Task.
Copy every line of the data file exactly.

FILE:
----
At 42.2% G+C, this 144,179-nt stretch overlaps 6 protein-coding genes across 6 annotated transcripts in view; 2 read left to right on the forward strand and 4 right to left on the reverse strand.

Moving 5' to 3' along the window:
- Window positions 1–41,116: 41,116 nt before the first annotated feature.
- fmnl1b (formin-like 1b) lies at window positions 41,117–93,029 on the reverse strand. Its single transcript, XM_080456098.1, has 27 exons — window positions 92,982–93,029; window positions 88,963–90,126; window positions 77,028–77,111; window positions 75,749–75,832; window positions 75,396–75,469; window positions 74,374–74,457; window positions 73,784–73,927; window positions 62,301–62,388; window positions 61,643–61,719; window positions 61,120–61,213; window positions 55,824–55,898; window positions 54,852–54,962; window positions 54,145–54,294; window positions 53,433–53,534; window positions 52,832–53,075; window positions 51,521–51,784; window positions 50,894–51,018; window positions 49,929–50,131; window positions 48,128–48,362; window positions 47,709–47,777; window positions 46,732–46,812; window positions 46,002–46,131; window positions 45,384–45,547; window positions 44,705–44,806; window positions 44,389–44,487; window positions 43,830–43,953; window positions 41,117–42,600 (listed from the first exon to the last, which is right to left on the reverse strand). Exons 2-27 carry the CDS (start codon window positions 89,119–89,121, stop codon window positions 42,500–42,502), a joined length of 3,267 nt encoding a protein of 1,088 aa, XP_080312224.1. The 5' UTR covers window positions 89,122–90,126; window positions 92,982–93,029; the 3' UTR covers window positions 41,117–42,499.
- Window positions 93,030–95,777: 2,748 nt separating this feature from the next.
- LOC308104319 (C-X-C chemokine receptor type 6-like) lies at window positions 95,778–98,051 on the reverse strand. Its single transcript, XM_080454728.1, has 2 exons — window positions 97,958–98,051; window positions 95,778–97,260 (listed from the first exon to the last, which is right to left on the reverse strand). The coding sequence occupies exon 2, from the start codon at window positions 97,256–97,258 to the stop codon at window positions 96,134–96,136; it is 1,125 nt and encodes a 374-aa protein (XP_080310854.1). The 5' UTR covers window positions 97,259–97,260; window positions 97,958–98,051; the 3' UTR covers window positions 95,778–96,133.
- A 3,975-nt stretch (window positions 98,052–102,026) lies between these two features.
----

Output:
At 42.2% G+C, this 144,179-nt stretch overlaps 6 protein-coding genes across 6 annotated transcripts in view; 2 read left to right on the forward strand and 4 right to left on the reverse strand.

Moving 5' to 3' along the window:
- Window positions 1–41,116: 41,116 nt before the first annotated feature.
- fmnl1b (formin-like 1b) lies at window positions 41,117–93,029 on the reverse strand. Its single transcript, XM_080456098.1, has 27 exons — window positions 92,982–93,029; window positions 88,963–90,126; window positions 77,028–77,111; window positions 75,749–75,832; window positions 75,396–75,469; window positions 74,374–74,457; window positions 73,784–73,927; window positions 62,301–62,388; window positions 61,643–61,719; window positions 61,120–61,213; window positions 55,824–55,898; window positions 54,852–54,962; window positions 54,145–54,294; window positions 53,433–53,534; window positions 52,832–53,075; window positions 51,521–51,784; window positions 50,894–51,018; window positions 49,929–50,131; window positions 48,128–48,362; window positions 47,709–47,777; window positions 46,732–46,812; window positions 46,002–46,131; window positions 45,384–45,547; window positions 44,705–44,806; window positions 44,389–44,487; window positions 43,830–43,953; window positions 41,117–42,600 (listed from the first exon to the last, which is right to left on the reverse strand). Exons 2-27 carry the CDS (start codon window positions 89,119–89,121, stop codon window positions 42,500–42,502), a joined length of 3,267 nt encoding a protein of 1,088 aa, XP_080312224.1. The 5' UTR covers window positions 89,122–90,126; window positions 92,982–93,029; the 3' UTR covers window positions 41,117–42,499.
- Window positions 93,030–95,777: 2,748 nt separating this feature from the next.
- LOC308104319 (C-X-C chemokine receptor type 6-like) lies at window positions 95,778–98,051 on the reverse strand. Its single transcript, XM_080454728.1, has 2 exons — window positions 97,958–98,051; window positions 95,778–97,260 (listed from the first exon to the last, which is right to left on the reverse strand). The coding sequence occupies exon 2, from the start codon at window positions 97,256–97,258 to the stop codon at window positions 96,134–96,136; it is 1,125 nt and encodes a 374-aa protein (XP_080310854.1). The 5' UTR covers window positions 97,259–97,260; window positions 97,958–98,051; the 3' UTR covers window positions 95,778–96,133.
- A 3,975-nt stretch (window positions 98,052–102,026) lies between these two features.